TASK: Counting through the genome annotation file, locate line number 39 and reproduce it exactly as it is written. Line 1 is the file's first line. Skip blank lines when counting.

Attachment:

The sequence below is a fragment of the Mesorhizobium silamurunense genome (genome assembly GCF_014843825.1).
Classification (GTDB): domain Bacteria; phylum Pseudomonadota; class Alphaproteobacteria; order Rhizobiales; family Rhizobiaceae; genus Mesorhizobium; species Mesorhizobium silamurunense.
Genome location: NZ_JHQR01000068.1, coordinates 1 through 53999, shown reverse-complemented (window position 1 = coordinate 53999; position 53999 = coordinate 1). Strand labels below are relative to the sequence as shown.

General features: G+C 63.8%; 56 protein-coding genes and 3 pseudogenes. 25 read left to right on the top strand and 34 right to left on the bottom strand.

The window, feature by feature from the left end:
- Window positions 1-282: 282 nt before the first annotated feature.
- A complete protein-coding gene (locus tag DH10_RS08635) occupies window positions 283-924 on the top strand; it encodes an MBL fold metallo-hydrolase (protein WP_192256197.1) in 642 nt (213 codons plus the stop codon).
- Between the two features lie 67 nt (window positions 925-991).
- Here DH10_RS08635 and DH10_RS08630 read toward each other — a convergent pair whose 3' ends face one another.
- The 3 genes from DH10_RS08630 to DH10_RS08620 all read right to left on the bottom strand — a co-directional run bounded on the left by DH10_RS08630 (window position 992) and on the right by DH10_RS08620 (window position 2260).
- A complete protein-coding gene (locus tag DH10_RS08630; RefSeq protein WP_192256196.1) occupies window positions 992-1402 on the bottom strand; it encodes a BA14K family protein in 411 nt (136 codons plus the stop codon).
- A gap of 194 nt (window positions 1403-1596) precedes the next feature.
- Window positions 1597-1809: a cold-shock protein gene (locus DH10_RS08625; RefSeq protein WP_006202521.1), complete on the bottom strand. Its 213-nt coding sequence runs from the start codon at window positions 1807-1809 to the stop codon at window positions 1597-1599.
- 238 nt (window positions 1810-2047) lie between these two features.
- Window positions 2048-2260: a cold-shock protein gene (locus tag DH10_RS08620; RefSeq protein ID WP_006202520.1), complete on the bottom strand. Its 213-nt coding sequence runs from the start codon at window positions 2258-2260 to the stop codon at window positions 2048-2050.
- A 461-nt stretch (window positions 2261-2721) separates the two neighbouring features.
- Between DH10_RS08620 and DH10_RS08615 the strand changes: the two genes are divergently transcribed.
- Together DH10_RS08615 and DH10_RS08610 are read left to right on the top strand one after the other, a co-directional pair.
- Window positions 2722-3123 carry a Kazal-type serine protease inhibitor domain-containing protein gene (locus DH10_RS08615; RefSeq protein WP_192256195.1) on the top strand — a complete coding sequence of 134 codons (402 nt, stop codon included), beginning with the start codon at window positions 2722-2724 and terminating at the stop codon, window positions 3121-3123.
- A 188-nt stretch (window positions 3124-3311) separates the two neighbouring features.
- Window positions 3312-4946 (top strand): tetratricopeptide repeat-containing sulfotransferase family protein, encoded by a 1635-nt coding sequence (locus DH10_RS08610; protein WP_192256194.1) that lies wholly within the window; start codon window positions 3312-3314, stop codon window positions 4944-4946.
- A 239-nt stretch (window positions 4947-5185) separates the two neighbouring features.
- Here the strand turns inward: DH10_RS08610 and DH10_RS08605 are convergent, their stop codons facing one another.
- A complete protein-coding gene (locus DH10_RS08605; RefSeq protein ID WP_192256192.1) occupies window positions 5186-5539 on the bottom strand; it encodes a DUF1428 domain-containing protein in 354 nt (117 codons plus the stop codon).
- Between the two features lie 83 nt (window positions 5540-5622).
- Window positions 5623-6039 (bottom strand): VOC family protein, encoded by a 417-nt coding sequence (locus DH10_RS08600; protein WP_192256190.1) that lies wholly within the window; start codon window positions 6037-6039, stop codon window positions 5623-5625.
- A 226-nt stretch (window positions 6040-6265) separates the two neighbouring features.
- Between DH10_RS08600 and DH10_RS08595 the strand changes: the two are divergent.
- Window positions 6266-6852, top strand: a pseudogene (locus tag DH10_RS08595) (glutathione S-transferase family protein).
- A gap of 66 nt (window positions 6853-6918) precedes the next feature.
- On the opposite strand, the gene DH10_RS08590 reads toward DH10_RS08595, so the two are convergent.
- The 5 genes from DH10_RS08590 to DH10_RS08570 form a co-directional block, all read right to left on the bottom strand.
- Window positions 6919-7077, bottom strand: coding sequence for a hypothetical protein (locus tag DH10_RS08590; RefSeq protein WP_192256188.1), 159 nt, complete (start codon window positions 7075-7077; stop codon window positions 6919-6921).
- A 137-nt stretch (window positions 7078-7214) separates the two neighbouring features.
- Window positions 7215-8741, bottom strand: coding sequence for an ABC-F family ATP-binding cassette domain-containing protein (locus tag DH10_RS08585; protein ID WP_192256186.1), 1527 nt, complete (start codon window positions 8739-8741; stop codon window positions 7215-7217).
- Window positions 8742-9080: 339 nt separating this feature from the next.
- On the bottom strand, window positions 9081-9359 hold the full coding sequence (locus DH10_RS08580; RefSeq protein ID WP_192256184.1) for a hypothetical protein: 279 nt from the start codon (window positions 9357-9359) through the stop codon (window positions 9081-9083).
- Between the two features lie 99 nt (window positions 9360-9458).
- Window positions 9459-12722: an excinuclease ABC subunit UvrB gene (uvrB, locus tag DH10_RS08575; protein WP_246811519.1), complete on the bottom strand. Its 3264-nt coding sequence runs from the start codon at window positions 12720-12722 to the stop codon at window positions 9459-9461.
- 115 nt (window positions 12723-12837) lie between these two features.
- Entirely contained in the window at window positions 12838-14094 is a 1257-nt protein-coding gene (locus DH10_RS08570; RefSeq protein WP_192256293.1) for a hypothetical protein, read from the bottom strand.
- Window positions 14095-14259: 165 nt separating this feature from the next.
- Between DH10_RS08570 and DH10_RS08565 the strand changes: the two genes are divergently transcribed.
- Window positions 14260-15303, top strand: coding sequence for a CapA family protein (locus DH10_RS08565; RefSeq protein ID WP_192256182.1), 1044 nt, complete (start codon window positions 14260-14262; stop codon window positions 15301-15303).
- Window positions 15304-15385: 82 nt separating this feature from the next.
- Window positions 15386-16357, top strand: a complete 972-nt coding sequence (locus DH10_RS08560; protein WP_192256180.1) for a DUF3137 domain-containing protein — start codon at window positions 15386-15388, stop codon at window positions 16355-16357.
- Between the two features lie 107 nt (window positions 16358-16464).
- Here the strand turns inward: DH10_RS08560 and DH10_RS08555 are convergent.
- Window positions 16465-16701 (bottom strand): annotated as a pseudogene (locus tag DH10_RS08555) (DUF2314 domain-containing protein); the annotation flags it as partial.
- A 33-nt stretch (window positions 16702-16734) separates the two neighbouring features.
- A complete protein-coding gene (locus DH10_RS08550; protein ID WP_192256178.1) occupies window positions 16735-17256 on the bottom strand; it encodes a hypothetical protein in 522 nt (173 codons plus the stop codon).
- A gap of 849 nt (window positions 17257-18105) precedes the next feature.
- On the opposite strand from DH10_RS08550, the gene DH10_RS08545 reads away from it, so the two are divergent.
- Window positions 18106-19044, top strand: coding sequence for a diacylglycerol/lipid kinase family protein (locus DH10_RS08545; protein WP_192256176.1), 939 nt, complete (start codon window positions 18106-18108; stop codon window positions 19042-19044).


- Window positions 9459-12722: an excinuclease ABC subunit UvrB gene (uvrB, locus tag DH10_RS08575; protein WP_246811519.1), complete on the bottom strand. Its 3264-nt coding sequence runs from the start codon at window positions 12720-12722 to the stop codon at window positions 9459-9461.